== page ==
Often as wide and varied as Hyundai, nobody can suggest that Business Money is less than diverse in its coverage of motoring matters, writes Iain Robertson, and displaying that the Korean firm, better known for its motorcars, has a positive grasp on EV technology extends to its buses too.
The motorist has been an easy target for governments, when seeking ‘something to blame’ for city centre pollution levels. While a largely untouched subject matter, at some point in their various ministrations they may start to look at the pollution levels created by buildings, which can be immense by comparison with essential transport. Often called tenuously ‘sick building syndrome’, it is a blend of internal and external factors that can lead to reduced productivity and even increased sickness rates among employees.
While interior issues can be resolved with creative partitioning, the use of colour and more regular cleaning and maintenance of air conditioning systems, much like herds of cattle (also renowned for their gaseous outputs), the levels of CO2 and other pollutants remain very high and largely unmonitored by responsible authorities. Yet, it is transport that is forced to shoulder the blame for our cities’ increasing pollution issues, which means that our government is fined annually (and heavily) by the environmental division of the EU for failing to meet established standards, or targets.
Of course, trains, trucks, vans and buses of all denominations present their own unique environmental hurdles to be overcome. Transporting large numbers of people, usually commuters, in one category of transport does help to reduce carbon footprints but, if you have ever been stuck in a queue of very slow-moving commuter buses, or coachloads of tourists, then you will be aware of a need to close the car windows and put the ventilation system onto ‘recirc.’.
Government’s route to cleaning-up the air state is to promote the use of electric vehicles. While there are residual problems with adopting that course, not least in the production of electricity by environmentally insecure power stations, which can only be resolved by resorting to assuredly renewable resources, as the entire motor industry worldwide is now committed to an EV future, so are we, as the end-users, and the costs are significantly higher for the consumer (by upwards of 50 to 90% in most cases), over what we pay currently for our personal transport.
While much of the eco-focus tends to be on London (apart from the high concentration of people, it is where the bankers and politicians are), exhaust pollution is not just the preserve of the nation’s capital. Even smaller county towns, like Lincoln, suffer from poor air quality, which can be shockingly bad at certain times of the day. While cars and light commercials are being levied against, the uptake rate of both hybrids and EVs remains at an extraordinarily low, less-than-one-percent of the entire UK new vehicle registrations list, despite having been in existence for the past 19 years at least.
Hyundai, which happens to be one of the most progressive transport manufacturers in the world, has its corporate fingers in lots of differently sized problems and, as buses form a sizable percentage of its overall business, it is inevitable that sharing technology between its divisions is also a vital aspect of the company’s development portfolio. For what it is worth, Hyundai provides car consumers with a three-ways choice of its popular i30 hatchback model, known as Ioniq, which can be acquired in mildly altered hybrid, plug-in hybrid and fully electric forms.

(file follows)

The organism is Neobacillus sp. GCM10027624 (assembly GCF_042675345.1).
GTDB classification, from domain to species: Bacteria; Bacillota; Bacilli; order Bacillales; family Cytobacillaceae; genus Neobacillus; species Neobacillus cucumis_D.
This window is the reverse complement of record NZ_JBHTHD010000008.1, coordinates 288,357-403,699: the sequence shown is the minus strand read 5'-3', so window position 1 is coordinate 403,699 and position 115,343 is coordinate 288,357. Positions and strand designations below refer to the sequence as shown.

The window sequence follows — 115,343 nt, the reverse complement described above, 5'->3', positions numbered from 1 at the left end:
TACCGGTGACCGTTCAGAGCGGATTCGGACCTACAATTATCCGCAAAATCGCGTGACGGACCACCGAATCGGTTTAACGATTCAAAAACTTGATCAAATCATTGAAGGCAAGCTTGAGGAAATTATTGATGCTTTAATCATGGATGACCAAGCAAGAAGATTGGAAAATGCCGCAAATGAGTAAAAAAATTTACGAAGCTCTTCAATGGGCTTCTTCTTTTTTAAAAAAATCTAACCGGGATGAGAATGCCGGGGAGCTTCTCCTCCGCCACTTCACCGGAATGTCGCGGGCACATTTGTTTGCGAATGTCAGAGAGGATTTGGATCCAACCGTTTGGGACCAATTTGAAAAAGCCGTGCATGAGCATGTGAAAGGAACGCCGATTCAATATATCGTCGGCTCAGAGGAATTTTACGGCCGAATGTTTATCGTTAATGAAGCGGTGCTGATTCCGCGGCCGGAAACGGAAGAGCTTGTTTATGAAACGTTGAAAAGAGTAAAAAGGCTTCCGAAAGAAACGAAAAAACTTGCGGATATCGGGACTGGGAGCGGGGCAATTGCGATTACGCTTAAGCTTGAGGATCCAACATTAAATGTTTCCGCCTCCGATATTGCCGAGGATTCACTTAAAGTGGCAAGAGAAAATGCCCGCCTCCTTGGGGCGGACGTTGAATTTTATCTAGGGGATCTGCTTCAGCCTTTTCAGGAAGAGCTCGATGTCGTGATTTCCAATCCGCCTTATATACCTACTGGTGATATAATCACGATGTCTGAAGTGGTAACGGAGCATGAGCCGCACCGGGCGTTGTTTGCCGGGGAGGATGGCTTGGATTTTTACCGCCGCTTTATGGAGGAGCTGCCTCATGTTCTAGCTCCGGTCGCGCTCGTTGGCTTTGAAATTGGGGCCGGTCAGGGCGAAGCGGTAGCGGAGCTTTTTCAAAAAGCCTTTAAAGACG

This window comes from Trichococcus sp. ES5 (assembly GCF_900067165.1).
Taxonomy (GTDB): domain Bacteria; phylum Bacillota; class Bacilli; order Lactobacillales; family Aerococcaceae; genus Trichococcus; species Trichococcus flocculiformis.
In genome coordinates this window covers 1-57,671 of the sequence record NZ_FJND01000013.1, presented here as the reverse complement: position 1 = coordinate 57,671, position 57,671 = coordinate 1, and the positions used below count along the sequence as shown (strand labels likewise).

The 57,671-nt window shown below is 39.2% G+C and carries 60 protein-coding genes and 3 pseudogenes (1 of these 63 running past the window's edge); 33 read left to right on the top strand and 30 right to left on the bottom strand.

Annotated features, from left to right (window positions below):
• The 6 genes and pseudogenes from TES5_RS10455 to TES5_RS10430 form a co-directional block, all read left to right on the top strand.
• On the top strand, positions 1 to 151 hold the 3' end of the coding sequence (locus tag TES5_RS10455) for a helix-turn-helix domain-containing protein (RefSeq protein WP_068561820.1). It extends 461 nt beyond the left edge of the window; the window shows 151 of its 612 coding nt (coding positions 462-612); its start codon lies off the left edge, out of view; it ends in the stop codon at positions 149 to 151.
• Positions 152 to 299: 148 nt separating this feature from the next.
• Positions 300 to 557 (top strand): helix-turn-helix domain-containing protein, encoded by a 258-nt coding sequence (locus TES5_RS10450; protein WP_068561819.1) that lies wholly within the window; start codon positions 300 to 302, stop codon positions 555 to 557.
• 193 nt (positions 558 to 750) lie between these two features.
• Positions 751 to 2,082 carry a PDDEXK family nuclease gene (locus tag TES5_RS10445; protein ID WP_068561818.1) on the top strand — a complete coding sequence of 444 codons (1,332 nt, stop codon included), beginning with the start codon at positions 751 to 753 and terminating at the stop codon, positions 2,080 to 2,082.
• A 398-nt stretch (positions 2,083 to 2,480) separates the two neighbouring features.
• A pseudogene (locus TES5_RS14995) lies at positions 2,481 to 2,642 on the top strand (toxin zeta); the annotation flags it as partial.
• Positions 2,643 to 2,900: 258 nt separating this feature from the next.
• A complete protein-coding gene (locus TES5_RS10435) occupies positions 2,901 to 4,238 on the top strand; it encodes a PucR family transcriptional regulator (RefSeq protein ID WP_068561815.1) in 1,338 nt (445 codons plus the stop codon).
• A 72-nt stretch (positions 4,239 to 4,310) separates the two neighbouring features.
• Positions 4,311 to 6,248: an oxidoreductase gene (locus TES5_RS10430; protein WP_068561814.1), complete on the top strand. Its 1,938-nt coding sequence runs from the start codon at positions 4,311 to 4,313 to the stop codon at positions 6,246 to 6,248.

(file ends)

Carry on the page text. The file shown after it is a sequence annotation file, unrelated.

To develop the company’s first electric double-decker bus, Hyundai worked for 18 months on a project that provides seating for up to 70 passengers, with added lower deck accessibility for disabled and mobility impaired passengers. Its all-new bus features a 384kWh water-cooled high-efficiency polymer battery below the floor, with a maximum 186-miles range on a single charge, which is more than enough to serve a daily shift’s use. A full recharge can be completed in an outstanding 72 minutes.
The large electric double-decker bus is 12.99m long and 3.99m high. It runs on an independent suspension system in the first driven axle for a more comfortable ride, and a 240kW wheel motor axle combined with a motor in the second axle that minimises electricity losses. It can regenerate a small amount of electricity using brake energy recovery, which also lessens its reliance on physical applications of the brakes. A rear-wheel steering system optimises around-town steering agility.
The double-decker electric bus is an environmentally friendly vehicle designed to meet global eco-trends. It will not only improve the air quality ultimately, but also contribute greatly to easing ‘rush hour’ traffic congestion, by accommodating more passengers. It also incorporates a number of advanced safety features as standard fitments on the bus to ensure the maximum passenger safety, such as:
Vehicle Dynamic Control (VDC) that helps identify the driver's intended course and maintains control of the vehicle, even if the driver cannot.
Forward Collision-Avoidance Assist (FCA) uses the bus’s front-facing camera to help detect an imminent collision and avoid impact, or minimise damage potential, by braking autonomously.
Lane Keeping Assist (LKA) helps to prevent accidental lane departure by sensors reading road markings (where they may be visible) but also linked to its on-board GPS (sat-nav) system.
While it is unlikely (although not impossible) that Transport for London will adopt the Hyundai bus, rather than its commitment to the latest red London alternatives, at least Hyundai can prove that it has an eye to the future with its all-electric full-size people-mover. There is no mention of prices but you can reckon easily on around £300,000 per unit, which would be sure to hike-up fares considerably too.